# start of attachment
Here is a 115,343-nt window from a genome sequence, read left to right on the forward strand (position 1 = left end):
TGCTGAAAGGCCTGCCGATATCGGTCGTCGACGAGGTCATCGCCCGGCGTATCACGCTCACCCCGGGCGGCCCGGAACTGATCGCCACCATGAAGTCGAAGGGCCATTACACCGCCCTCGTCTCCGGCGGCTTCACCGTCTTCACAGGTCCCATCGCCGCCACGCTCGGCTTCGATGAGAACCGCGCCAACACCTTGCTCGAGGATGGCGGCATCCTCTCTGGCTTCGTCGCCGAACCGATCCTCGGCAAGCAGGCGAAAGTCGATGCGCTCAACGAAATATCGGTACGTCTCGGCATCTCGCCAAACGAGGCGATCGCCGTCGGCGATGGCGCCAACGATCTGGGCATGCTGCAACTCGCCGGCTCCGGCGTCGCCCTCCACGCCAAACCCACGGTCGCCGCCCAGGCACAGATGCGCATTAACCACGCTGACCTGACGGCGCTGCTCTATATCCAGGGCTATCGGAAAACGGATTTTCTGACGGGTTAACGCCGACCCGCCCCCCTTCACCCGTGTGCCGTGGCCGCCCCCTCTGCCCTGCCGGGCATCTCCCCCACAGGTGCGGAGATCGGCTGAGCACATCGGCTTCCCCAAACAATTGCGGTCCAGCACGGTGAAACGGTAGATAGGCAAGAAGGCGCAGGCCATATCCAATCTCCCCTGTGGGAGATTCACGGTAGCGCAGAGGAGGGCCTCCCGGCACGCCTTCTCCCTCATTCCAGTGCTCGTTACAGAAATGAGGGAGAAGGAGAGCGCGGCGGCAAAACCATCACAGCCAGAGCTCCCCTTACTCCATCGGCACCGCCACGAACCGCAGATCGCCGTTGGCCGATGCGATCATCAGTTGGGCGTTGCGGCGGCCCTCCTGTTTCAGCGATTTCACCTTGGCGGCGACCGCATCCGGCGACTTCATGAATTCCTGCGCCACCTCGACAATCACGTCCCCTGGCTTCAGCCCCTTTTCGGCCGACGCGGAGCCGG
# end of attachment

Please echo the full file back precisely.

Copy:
Here is a 115,343-nt window from a genome sequence, read left to right on the forward strand (position 1 = left end):
TGCTGAAAGGCCTGCCGATATCGGTCGTCGACGAGGTCATCGCCCGGCGTATCACGCTCACCCCGGGCGGCCCGGAACTGATCGCCACCATGAAGTCGAAGGGCCATTACACCGCCCTCGTCTCCGGCGGCTTCACCGTCTTCACAGGTCCCATCGCCGCCACGCTCGGCTTCGATGAGAACCGCGCCAACACCTTGCTCGAGGATGGCGGCATCCTCTCTGGCTTCGTCGCCGAACCGATCCTCGGCAAGCAGGCGAAAGTCGATGCGCTCAACGAAATATCGGTACGTCTCGGCATCTCGCCAAACGAGGCGATCGCCGTCGGCGATGGCGCCAACGATCTGGGCATGCTGCAACTCGCCGGCTCCGGCGTCGCCCTCCACGCCAAACCCACGGTCGCCGCCCAGGCACAGATGCGCATTAACCACGCTGACCTGACGGCGCTGCTCTATATCCAGGGCTATCGGAAAACGGATTTTCTGACGGGTTAACGCCGACCCGCCCCCCTTCACCCGTGTGCCGTGGCCGCCCCCTCTGCCCTGCCGGGCATCTCCCCCACAGGTGCGGAGATCGGCTGAGCACATCGGCTTCCCCAAACAATTGCGGTCCAGCACGGTGAAACGGTAGATAGGCAAGAAGGCGCAGGCCATATCCAATCTCCCCTGTGGGAGATTCACGGTAGCGCAGAGGAGGGCCTCCCGGCACGCCTTCTCCCTCATTCCAGTGCTCGTTACAGAAATGAGGGAGAAGGAGAGCGCGGCGGCAAAACCATCACAGCCAGAGCTCCCCTTACTCCATCGGCACCGCCACGAACCGCAGATCGCCGTTGGCCGATGCGATCATCAGTTGGGCGTTGCGGCGGCCCTCCTGTTTCAGCGATTTCACCTTGGCGGCGACCGCATCCGGCGACTTCATGAATTCCTGCGCCACCTCGACAATCACGTCCCCTGGCTTCAGCCCCTTTTCGGCCGACGCGGAGCCGG